MomsOnMonday: Prep for Parenting Your Modern Family

Posted on April 8th, 2013, 0 Comments

The “C” in Claire Stands for Control

Season 4, Episode 19

The Framework

When parents worry, they respond. That’s what knotted the storylines on “Modern Family” together tonight. Mitch and Cam worry that Lily doesn’t have a female role model. And Gloria worries that Manny is losing his cultural heritage. But the storyline that best captured parental worry (and response) was the one that took place in the Dunphy household.

The morning started with Claire in full-on control.

Claire: Luke, please stop taking appliances apart.
Luke: I’m making something.
Claire: You’re unmaking something!

Haley: I’m giving my notice today.
Claire: Wait. What? … What do you mean that you’re quitting?! Your manager just started letting you open and close the store.
Haley: It’s boring…
Claire: Honey, you need to learn to stick with things. And you just got the big keys.

Alex: I need caffeine today.
Claire: How late were you at that party last night?
Haley: She snuck in at 10:00 and spent all night reading under the covers with a flashlight.
Claire: Alex, what have I told you about staying out after your curfew?
Alex: I need to do it more often.
Claire: Exactly! You need to learn to have some fun. You’re going on that spring break trip with Nicole.
Alex: No! I can’t! I have to study for the PSATs.

And that’s when Claire turns to Phil for backup. Instead she got this:

Phil: All right, everybody, listen up. Haley, you’re not quitting; you’re resigning. It sounds better. Alex, you have all of spring break to lock yourself in your room and study. And, Luke, “coffeebots” is a nonstarter. But I do like the idea of popcorn kernels in pancake batter so they self-flip.

Perhaps Claire’s over-the-top efforts to control were due to her fears about the angiogram she had scheduled for later that day. When worried, we moms instinctually tend to hold on to our kids tighter.

Though, as it turns out, Claire’s worries were just beginning. Because while she and Phil are at the hospital waiting for Claire to be wheeled away for the procedure, the older fellow in the bed next to Claire gets a visit from his three kids who look like grown-up versions of the Dunphy brood. And Claire and Phil do not like what they see.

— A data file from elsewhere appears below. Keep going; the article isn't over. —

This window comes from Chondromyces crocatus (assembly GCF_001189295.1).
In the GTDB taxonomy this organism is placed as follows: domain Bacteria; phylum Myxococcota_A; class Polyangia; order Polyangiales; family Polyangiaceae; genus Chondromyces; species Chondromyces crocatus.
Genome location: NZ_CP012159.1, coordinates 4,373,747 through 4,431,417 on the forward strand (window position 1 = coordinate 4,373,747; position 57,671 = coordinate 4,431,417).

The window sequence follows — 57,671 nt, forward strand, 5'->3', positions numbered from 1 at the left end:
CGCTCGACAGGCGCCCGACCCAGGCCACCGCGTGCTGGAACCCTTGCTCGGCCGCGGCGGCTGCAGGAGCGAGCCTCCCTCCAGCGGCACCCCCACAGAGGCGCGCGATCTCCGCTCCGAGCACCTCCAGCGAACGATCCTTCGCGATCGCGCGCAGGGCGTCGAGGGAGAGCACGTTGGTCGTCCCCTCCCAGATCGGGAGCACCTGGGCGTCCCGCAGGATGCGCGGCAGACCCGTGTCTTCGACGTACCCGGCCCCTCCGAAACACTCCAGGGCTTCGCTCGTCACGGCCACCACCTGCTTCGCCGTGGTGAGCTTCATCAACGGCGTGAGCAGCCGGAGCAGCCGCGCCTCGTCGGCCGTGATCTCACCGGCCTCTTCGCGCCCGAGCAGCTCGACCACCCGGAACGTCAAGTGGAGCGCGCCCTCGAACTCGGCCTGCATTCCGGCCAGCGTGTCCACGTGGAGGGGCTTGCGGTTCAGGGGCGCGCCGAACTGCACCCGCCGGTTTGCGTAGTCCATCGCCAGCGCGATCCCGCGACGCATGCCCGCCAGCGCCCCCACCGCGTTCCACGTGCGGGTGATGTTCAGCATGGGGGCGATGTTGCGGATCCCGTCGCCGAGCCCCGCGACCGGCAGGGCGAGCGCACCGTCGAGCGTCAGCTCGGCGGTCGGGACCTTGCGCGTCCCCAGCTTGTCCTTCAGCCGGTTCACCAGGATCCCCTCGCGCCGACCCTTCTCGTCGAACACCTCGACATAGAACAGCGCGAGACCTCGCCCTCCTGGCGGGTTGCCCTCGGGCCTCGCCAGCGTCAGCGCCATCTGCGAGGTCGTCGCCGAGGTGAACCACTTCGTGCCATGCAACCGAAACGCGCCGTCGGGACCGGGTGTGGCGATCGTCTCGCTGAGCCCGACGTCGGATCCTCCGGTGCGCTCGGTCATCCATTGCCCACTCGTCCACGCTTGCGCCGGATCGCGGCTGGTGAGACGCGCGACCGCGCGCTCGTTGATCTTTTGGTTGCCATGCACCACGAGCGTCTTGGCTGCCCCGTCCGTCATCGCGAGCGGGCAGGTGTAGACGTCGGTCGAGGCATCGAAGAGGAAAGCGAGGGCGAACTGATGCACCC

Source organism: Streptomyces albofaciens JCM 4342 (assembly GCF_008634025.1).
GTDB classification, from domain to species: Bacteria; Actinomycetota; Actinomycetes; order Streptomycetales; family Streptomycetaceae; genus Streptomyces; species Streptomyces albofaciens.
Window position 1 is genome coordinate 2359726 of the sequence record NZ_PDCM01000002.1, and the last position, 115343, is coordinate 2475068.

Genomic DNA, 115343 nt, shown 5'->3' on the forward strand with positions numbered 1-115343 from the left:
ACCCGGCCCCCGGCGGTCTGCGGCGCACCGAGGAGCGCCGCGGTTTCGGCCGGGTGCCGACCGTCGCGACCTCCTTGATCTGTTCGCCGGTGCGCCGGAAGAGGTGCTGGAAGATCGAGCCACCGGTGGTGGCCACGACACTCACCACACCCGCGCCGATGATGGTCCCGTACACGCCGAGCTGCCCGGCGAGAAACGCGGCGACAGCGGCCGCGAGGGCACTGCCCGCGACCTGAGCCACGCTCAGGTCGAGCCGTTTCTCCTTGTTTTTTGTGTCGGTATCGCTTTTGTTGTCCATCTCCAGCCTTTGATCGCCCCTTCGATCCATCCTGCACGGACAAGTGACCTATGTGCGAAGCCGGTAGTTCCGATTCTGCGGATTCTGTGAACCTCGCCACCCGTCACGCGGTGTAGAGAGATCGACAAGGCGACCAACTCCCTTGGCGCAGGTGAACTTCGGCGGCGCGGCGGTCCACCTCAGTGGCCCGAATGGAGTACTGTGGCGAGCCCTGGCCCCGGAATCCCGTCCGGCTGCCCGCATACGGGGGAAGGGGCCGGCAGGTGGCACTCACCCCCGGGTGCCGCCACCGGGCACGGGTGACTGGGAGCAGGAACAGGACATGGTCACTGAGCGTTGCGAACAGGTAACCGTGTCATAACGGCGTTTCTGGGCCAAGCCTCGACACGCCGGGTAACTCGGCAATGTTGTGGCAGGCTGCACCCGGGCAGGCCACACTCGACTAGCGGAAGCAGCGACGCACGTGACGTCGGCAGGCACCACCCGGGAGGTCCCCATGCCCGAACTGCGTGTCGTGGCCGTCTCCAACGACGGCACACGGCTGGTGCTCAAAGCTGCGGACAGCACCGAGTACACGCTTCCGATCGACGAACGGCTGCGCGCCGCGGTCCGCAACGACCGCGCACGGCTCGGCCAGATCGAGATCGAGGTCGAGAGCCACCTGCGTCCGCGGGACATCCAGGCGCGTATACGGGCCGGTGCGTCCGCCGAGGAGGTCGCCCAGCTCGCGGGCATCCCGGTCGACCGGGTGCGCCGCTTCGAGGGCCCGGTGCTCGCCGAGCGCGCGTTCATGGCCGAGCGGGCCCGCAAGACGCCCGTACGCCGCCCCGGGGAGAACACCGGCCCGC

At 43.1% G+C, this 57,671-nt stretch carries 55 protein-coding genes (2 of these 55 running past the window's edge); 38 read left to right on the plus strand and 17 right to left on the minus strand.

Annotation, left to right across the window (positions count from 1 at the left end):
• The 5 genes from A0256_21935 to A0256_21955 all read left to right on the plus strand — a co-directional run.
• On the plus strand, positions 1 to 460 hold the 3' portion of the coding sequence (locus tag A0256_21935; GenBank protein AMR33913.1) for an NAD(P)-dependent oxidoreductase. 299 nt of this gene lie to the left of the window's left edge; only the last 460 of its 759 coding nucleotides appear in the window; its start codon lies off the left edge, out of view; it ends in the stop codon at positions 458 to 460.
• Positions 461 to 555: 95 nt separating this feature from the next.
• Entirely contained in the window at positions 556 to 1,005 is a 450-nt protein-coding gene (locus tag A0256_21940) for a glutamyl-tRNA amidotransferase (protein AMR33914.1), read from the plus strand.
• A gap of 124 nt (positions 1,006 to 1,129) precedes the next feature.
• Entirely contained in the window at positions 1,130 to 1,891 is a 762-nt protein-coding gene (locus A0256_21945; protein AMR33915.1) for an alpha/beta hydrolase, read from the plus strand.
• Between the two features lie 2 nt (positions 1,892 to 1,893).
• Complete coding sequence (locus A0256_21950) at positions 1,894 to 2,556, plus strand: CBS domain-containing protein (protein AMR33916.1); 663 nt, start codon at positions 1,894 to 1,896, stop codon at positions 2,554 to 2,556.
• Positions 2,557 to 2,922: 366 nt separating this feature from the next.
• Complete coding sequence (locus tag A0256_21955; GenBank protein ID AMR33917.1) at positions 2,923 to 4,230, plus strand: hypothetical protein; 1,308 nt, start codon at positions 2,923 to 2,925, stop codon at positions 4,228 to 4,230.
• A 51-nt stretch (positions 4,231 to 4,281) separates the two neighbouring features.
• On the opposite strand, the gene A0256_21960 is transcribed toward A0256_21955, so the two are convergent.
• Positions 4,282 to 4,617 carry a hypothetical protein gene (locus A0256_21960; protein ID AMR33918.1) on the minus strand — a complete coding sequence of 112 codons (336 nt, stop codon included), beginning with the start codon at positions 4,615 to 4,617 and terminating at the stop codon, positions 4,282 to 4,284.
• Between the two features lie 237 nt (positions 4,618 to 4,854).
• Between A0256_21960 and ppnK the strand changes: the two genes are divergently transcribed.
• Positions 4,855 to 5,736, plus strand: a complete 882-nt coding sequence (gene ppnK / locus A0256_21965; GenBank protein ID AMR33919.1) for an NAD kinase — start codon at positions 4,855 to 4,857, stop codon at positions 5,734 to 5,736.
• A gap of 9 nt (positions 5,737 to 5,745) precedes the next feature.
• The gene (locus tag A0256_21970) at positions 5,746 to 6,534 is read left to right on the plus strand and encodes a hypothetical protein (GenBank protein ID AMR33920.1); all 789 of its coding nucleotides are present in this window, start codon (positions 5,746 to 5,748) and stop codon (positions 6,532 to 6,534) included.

With this unsettling vision of their future kids dancing in their heads, they switch parenting roles – each taking the typical style of the other in phone calls made to their kids.

Claire: Haley, I love you. If you don’t want to work in that store, I’ll help you find something you like better. Alex, you don’t have to go on that trip with Nicole. You can study as much as you want. Just know that I love you.

Phil: Haley, you’re not quitting your job. … Listen to me. You are dangerously close to getting on a path that you can’t get off of. Alex, book down. Run a brush through your hair. You’re going on that trip with your friend.

Flipping the Frame: My Notes

So much of parenting teens is about control. And Claire and Phil are at opposite ends of the control spectrum.

Claire is hands-on. She believes she owns the controls. Under this micromanaging regime, teens often superficially comply with their parents’ demands and then dedicate much of their energy to sneaking and lying in order to do what they want.

Phil is hand-off. He often relinquishes control entirely. This permissive parenting style gives most teens less structure than they need and more freedom than they’re ready for.

The sweet spot for parenting teens is in the middle of the control spectrum. From this spot, parents believe it’s their job to help manage the controls – neither owning the controls nor relinquishing them completely. Below is a short list of tips that will help you get to this spot: